A Primer on Islam, pt 4


In my ongoing series of public service blog posts, I am hoping to educate the uneducated masses on the basic tenants of Islam. I realize this is a risky proposition and I assure you that I do not take this responsibility lightly. Nor, I assure you, is this meant as a mockery of Islam. I am certain that not all Muslims interpret the Qu’ran in the manner that the so-called radical extremists have (a term, ironically, that some liberals and atheists in America use to identify Christians.) However, in this world, one cannot be so sure who is on what side of the Islamic fence.

Raymond Ibrahim has posted a very lengthy essay at FrontPage Magazine comparing the book by Adolf Hitler Mein Kampf and The Al Qaeda Reader. Ibrahim writes:

But to the pressing question: how is The Al Qaeda Reader similar to Mein Kampf? A single sentence from the introduction of the 1999 edition of Mein Kampf, published by Mariner Books, goes a long way in answering this question: “He [Hitler] had made his ultimate goals clear in Mein Kampf as early as 1926: rearmament, the abolition of democracy, territorial expansion, eugenics, the ‘elimination’ of the ‘Jewish threat’” (Mein Kampf, xv).

The Al Qaeda Reader dwells on, if not obsesses over, four of these same five “ultimate goals” of Hitler—everything but eugenics, which is a temporal byproduct of 19thcentury pseudo-scientific racial theories. But al-Qaeda’s writings certainly dwell on dealing with the “Jewish threat,” overthrowing the “pagan religion” of democracy, both territorial re-conquests (from Palestine to Andalusia) and territorial expansion (to the whole world), as well as rearmament. Even more telling, the “fascistic” tone of Mein Kampf—ridicule and contempt for modernity and peace, praise for heroism and martyrdom, condemnation of promiscuity and lax mores—saturates The Al Qaeda Reader. Indeed, that there are many similarities is best represented by the fact that the German words “mein kampf” translate to “jihad-i”—or, “my jihad”—in Arabic.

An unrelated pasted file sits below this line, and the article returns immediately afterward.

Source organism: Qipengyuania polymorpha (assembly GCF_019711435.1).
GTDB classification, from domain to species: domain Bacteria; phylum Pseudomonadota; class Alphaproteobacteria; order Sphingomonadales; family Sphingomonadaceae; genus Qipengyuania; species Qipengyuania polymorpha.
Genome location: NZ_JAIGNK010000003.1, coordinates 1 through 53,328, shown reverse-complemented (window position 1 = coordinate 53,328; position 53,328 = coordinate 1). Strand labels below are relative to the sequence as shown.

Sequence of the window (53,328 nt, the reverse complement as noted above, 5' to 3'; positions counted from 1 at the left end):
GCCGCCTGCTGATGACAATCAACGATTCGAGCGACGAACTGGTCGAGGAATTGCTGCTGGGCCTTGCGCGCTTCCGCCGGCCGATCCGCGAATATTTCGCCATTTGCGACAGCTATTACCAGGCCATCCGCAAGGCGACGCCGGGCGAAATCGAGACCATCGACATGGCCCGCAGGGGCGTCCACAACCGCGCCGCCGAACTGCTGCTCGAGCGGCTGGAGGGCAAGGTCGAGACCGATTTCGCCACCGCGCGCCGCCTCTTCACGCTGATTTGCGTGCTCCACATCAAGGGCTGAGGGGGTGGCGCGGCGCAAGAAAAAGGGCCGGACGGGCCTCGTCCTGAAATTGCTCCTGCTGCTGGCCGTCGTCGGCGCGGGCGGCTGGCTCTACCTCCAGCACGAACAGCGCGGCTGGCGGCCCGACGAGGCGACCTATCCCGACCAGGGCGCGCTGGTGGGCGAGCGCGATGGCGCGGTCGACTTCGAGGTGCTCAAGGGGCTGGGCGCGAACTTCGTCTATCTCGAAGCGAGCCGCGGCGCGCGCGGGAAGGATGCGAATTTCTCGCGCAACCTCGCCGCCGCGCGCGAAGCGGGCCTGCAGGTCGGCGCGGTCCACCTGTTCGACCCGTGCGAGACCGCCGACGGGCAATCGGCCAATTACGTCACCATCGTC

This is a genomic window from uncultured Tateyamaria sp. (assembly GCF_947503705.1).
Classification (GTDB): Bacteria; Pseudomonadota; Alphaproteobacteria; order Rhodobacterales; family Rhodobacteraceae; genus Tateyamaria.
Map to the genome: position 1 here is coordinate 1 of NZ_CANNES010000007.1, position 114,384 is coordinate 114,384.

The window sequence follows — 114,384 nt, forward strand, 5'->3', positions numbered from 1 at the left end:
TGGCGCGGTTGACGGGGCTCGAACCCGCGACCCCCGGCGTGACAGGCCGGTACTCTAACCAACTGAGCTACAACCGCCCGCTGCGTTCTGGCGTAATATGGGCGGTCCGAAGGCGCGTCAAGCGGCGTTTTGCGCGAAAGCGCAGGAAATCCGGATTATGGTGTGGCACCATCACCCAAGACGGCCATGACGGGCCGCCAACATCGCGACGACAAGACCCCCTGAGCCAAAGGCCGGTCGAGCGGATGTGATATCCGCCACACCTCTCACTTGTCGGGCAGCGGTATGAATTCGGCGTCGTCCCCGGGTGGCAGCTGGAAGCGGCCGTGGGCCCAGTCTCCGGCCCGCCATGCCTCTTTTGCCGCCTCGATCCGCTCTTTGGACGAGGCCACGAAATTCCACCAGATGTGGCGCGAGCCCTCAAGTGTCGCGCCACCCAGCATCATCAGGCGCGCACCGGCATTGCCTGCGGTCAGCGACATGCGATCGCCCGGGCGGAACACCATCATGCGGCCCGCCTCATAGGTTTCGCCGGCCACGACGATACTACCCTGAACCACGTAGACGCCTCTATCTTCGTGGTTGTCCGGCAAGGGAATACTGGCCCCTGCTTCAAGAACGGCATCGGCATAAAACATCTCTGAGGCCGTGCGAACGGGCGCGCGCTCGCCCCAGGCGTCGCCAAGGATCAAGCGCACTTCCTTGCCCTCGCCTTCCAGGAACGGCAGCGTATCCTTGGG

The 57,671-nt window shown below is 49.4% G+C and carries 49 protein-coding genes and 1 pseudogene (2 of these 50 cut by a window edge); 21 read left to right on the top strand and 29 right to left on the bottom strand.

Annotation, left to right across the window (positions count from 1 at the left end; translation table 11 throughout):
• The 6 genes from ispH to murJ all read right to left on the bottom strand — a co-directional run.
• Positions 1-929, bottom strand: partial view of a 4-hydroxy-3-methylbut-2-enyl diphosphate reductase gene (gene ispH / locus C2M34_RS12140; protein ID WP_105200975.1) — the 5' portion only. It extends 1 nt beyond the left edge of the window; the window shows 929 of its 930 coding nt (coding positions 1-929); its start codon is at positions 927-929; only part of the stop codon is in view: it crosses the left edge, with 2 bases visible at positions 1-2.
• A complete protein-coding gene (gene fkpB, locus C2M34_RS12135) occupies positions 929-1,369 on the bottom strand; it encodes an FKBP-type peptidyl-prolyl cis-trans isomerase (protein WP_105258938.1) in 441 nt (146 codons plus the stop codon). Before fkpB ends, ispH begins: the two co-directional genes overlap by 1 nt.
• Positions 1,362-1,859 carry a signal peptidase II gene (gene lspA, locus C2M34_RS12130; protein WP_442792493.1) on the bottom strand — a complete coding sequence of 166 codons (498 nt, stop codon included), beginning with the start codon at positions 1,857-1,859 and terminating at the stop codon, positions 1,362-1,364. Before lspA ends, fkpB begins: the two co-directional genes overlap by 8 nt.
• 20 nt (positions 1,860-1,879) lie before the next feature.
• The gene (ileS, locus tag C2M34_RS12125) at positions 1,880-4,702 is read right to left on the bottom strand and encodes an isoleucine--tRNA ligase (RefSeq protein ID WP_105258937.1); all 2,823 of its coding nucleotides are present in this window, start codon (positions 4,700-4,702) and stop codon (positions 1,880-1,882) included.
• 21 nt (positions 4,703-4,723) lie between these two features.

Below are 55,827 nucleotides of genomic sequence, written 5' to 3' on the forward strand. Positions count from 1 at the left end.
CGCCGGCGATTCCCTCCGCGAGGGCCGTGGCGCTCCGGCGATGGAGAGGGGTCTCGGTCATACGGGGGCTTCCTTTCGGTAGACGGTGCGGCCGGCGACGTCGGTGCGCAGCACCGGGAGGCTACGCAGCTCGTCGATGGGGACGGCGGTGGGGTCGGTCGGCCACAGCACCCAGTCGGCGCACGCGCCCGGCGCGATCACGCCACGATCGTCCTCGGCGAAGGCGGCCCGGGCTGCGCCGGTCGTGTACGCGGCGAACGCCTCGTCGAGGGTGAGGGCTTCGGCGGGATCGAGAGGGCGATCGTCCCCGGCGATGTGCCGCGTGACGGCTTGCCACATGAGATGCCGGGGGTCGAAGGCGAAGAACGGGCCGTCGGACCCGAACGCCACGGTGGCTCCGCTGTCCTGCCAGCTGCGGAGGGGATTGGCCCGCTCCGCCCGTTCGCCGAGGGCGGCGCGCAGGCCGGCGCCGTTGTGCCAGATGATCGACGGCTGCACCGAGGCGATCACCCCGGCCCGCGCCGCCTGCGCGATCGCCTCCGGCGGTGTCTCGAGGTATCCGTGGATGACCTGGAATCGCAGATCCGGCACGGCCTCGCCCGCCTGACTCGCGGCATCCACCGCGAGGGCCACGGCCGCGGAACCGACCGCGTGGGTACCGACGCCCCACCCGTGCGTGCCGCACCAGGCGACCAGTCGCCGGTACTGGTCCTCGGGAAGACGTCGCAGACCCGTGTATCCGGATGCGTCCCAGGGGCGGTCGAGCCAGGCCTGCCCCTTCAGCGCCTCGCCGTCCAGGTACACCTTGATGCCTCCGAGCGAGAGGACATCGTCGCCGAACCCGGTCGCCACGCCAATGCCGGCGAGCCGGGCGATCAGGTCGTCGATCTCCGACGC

Ibrahim demonstrates the parallels between these two books on thematic issues such as: The Jew, Democracy, Expansionism, and much more. It is a lengthy essay, but I think it will go a long way towards the education of those who do not fully understand the aims and ends of Islam. Ibrahim concludes:

In the final analysis, the theological aspects of The Al Qaeda Reader make it a much more disturbing read than something like Mein Kampf. That the ideologies presented in Mein Kampf are ultimately traced back to a man, whereas many of the ideologies of The Al Qaeda Reader are traced back to Muhammad and Allah—becoming theology—is a great matter. Man-made ideologies can always be discredited and allotted to the dustbins of history. Ideologies grounded in theologies, however, are not so easily dismantled, for they are grounded in the Immutable and simply must apply—yesterday, today, and tomorrow—regardless of all outward evidence to the contrary. To reject them is to reject the commandments of God and fall into a state of infidelity.

Disturbing indeed.



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